Objective: The objective of the study was to determine whether maternal peptic ulcer disease (PUD) is associated with increased risk of adverse pregnancy outcomes, using a nationwide population-based dataset. Study Design: We identified a total of 2120 women who gave birth from 2001 to 2003 with a diagnosis of PUD during pregnancy. Then 10,600 unaffected pregnant women were matched with cases in age and year of delivery. Multivariate logistic regression analyses were performed for estimation. Results: We found that PUD was independently associated with a 1.18-fold risk of low birthweight (95% confidence interval [CI], 1.01-1.30), a 1.20-fold risk of preterm delivery (95% CI, 1.02-1.41), and a 1.25-fold (95% CI, 1.11-1.41) higher risk of babies small for gestational age, compared with unaffected mothers, after adjusting for potential confounders. In further examining women with treated PUD, improved effects of PUD medication on the risks of adverse neonate outcomes were not identified. Conclusion: We document increased risk of adverse birth outcomes for women with PUD during pregnancy.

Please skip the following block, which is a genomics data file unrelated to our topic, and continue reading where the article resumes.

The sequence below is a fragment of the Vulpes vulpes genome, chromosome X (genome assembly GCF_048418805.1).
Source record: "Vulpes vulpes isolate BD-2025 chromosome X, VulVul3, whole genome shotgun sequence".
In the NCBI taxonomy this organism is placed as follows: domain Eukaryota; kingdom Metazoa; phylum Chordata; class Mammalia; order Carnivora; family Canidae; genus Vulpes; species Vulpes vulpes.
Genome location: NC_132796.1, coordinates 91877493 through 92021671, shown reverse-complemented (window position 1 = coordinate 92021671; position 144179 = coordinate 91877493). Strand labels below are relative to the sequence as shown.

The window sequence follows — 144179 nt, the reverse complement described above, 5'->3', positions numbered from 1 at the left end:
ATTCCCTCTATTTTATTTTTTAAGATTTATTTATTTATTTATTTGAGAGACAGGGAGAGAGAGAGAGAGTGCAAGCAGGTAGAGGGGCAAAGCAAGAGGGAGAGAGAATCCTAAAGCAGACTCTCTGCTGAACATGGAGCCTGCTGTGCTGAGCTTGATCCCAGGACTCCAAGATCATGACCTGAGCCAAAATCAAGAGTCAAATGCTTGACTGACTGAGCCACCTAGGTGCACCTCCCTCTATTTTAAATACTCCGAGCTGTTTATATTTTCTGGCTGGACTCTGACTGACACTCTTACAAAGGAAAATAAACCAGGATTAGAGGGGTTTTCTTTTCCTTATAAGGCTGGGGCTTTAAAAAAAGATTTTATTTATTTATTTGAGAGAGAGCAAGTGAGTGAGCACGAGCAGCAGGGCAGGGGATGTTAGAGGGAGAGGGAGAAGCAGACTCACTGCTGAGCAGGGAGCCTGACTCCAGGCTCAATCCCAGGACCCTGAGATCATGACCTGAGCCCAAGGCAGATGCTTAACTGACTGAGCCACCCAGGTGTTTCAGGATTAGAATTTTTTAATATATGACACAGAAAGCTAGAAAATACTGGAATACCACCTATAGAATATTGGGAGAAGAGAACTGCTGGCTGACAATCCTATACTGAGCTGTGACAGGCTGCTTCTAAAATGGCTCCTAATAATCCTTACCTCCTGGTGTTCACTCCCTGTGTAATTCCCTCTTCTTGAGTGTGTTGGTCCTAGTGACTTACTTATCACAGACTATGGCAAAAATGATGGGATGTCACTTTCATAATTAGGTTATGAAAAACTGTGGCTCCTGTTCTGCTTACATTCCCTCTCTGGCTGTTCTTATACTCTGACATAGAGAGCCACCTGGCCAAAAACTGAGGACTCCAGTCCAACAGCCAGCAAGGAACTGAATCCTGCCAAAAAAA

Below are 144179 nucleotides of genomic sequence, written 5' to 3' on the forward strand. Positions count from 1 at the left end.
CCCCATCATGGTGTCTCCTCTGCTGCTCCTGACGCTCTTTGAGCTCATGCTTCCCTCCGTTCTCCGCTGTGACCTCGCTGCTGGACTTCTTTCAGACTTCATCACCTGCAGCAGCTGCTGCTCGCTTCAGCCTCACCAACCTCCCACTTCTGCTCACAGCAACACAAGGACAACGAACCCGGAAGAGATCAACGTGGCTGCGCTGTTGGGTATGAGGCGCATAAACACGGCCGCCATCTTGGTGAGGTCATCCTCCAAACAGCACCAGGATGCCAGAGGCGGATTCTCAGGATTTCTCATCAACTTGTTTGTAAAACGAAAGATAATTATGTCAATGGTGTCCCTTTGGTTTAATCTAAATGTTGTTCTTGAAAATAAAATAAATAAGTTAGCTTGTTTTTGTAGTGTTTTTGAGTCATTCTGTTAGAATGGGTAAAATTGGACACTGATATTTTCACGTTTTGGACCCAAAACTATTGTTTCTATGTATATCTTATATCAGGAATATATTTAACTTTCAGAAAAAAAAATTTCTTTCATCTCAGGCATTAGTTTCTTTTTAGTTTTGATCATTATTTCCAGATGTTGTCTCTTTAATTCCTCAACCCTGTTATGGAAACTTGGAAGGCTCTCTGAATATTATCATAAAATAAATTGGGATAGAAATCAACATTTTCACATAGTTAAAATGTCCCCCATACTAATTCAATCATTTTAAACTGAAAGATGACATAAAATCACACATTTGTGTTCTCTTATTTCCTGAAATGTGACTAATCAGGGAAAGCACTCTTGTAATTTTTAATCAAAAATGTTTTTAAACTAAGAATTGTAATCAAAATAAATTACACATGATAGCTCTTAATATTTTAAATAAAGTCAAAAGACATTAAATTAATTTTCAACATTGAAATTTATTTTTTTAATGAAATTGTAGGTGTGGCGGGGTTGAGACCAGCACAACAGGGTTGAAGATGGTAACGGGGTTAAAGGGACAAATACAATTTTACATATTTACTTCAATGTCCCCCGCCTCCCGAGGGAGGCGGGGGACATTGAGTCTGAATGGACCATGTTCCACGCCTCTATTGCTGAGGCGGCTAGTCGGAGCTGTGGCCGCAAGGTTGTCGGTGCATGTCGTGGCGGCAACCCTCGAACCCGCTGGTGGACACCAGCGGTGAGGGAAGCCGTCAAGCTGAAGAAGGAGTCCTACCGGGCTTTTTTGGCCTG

Original languageEnglish
Pages (from-to)164.e1-164.e8
JournalAmerican Journal of Obstetrics and Gynecology
Issue number2
Publication statusPublished - Feb 2010


  • low birthweight
  • peptic ulcer
  • pregnancy outcome
  • preterm birth
  • small for gestational age

ASJC Scopus subject areas

  • Obstetrics and Gynaecology


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